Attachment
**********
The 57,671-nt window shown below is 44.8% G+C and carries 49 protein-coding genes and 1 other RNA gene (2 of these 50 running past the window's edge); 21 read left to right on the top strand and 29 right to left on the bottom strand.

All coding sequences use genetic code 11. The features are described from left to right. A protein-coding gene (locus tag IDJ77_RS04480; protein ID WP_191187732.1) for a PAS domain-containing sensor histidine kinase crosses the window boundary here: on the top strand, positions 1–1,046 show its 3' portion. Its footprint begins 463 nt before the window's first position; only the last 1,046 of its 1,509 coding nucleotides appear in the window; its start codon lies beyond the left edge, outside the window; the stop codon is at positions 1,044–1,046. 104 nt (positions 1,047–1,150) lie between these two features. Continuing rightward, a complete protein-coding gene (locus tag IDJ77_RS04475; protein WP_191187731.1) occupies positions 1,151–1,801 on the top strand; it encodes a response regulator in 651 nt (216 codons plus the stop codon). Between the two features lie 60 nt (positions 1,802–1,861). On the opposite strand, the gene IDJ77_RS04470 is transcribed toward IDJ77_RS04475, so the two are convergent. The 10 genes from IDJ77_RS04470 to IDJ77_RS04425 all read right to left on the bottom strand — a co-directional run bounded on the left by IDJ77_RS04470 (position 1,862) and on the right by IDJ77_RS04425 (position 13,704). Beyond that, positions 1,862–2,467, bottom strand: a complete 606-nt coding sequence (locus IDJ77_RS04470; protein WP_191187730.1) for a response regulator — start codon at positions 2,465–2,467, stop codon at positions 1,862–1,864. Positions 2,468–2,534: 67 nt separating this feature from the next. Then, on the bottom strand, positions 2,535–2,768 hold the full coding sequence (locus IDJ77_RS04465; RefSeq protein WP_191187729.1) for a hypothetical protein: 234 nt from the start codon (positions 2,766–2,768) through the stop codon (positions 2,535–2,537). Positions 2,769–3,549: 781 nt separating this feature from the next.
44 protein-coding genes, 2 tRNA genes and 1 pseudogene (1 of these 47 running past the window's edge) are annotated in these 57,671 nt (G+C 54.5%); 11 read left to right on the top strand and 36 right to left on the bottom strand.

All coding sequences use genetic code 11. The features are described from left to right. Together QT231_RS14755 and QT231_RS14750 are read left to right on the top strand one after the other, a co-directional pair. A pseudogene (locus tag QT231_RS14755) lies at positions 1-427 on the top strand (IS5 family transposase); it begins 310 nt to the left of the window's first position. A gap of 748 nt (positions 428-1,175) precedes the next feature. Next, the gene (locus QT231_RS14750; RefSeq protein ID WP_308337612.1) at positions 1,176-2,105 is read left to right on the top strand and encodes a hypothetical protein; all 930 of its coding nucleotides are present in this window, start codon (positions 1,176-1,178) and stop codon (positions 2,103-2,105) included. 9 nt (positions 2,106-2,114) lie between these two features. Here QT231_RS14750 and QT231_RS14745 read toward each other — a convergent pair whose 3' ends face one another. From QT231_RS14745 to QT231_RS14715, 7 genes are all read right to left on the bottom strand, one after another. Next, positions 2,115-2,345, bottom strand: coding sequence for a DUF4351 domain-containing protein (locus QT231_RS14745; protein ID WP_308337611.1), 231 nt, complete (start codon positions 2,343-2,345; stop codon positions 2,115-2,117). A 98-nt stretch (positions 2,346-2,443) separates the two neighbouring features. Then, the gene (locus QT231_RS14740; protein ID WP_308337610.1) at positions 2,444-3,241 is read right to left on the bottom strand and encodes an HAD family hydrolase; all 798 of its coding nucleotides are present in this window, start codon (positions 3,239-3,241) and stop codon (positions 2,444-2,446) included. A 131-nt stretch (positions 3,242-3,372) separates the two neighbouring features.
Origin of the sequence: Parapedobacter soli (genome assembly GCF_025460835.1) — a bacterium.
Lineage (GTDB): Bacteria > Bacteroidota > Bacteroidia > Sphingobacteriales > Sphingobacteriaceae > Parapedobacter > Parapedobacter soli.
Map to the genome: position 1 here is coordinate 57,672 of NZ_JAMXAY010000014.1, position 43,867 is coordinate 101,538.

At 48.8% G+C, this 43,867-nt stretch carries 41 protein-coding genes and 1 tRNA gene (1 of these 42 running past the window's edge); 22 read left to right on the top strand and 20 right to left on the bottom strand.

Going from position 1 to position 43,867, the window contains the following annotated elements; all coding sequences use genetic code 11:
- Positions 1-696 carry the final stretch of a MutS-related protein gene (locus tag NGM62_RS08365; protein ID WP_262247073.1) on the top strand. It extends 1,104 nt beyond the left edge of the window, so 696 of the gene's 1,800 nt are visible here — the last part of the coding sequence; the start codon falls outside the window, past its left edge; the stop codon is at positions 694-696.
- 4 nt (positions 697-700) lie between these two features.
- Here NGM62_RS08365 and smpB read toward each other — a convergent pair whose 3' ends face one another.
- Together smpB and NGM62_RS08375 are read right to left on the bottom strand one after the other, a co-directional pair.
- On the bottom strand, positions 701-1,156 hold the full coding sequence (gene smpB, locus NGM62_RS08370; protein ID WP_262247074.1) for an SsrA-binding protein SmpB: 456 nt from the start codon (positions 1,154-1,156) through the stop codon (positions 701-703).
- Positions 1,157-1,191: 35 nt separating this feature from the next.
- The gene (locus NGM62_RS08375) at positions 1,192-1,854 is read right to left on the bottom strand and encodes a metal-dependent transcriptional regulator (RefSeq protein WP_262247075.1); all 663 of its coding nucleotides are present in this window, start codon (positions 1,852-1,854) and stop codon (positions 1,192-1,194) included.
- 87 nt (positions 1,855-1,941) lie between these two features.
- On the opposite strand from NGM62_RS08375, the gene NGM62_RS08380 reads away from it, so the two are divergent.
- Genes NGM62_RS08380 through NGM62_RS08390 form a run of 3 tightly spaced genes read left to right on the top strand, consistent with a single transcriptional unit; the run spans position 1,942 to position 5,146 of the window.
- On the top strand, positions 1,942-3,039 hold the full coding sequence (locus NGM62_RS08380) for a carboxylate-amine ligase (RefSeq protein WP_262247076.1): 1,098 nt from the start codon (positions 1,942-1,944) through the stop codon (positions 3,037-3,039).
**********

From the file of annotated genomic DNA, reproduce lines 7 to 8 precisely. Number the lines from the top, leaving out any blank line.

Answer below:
Map to the genome: position 1 here is coordinate 57,672 of NZ_JAMXAY010000014.1, position 43,867 is coordinate 101,538.

At 48.8% G+C, this 43,867-nt stretch carries 41 protein-coding genes and 1 tRNA gene (1 of these 42 running past the window's edge); 22 read left to right on the top strand and 20 right to left on the bottom strand.